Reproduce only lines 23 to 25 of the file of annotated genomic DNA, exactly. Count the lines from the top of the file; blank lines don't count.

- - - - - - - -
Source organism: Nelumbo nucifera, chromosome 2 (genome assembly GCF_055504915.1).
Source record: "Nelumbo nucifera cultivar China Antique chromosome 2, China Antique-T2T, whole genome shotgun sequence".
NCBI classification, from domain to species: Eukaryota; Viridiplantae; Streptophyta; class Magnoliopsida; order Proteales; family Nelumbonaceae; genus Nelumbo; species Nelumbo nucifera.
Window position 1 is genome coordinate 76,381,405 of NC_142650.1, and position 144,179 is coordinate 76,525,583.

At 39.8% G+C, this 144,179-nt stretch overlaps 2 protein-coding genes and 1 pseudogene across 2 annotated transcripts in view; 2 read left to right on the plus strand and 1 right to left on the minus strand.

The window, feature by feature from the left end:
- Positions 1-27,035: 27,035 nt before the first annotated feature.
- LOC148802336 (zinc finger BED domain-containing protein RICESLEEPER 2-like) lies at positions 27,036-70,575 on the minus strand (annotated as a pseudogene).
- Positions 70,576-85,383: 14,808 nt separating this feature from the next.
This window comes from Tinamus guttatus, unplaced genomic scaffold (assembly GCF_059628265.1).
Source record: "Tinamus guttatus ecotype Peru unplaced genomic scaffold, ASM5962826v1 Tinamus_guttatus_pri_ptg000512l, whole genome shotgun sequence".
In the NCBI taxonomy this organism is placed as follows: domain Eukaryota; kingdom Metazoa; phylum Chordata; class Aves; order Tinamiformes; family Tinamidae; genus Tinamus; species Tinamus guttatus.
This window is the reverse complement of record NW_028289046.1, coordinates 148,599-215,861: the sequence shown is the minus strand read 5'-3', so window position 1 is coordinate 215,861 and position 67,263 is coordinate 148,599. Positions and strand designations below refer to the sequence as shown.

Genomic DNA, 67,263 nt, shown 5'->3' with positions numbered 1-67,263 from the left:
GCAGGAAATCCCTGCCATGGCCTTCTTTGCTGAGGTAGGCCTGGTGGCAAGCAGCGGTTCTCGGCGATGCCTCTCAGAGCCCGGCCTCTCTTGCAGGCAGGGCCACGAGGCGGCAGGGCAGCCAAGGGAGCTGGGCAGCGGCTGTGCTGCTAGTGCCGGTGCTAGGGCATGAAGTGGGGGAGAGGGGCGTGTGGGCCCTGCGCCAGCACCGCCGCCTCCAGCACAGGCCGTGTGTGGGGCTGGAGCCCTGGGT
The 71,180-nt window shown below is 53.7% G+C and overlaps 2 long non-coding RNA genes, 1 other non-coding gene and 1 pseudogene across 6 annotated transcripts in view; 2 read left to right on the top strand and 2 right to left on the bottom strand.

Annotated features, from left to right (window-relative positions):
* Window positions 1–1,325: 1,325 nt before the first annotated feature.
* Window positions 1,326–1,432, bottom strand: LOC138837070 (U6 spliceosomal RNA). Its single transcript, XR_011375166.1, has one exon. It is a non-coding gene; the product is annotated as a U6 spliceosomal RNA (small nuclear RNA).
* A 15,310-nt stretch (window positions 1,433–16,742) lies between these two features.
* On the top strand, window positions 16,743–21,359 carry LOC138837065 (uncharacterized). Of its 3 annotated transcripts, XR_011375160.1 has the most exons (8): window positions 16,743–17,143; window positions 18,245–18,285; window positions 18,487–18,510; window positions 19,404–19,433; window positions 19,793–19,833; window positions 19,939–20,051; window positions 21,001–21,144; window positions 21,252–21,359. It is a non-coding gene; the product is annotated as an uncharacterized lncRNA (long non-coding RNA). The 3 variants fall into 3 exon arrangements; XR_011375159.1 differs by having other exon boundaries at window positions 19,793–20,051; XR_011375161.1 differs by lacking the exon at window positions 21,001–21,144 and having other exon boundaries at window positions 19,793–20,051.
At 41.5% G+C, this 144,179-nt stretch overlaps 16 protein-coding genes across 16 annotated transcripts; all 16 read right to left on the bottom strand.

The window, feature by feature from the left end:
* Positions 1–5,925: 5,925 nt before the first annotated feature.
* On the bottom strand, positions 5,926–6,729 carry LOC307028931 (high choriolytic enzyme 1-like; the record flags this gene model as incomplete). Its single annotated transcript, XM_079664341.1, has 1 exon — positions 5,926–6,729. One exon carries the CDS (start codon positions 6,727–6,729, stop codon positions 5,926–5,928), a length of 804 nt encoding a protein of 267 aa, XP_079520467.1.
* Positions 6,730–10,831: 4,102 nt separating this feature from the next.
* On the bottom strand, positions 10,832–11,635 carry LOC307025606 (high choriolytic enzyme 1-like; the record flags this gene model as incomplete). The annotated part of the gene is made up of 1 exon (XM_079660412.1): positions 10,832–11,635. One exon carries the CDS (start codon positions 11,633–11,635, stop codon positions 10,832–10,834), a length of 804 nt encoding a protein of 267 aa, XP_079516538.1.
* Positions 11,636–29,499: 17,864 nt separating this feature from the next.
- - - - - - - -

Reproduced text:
The window, feature by feature from the left end:
* Positions 1–5,925: 5,925 nt before the first annotated feature.
* On the bottom strand, positions 5,926–6,729 carry LOC307028931 (high choriolytic enzyme 1-like; the record flags this gene model as incomplete). Its single annotated transcript, XM_079664341.1, has 1 exon — positions 5,926–6,729. One exon carries the CDS (start codon positions 6,727–6,729, stop codon positions 5,926–5,928), a length of 804 nt encoding a protein of 267 aa, XP_079520467.1.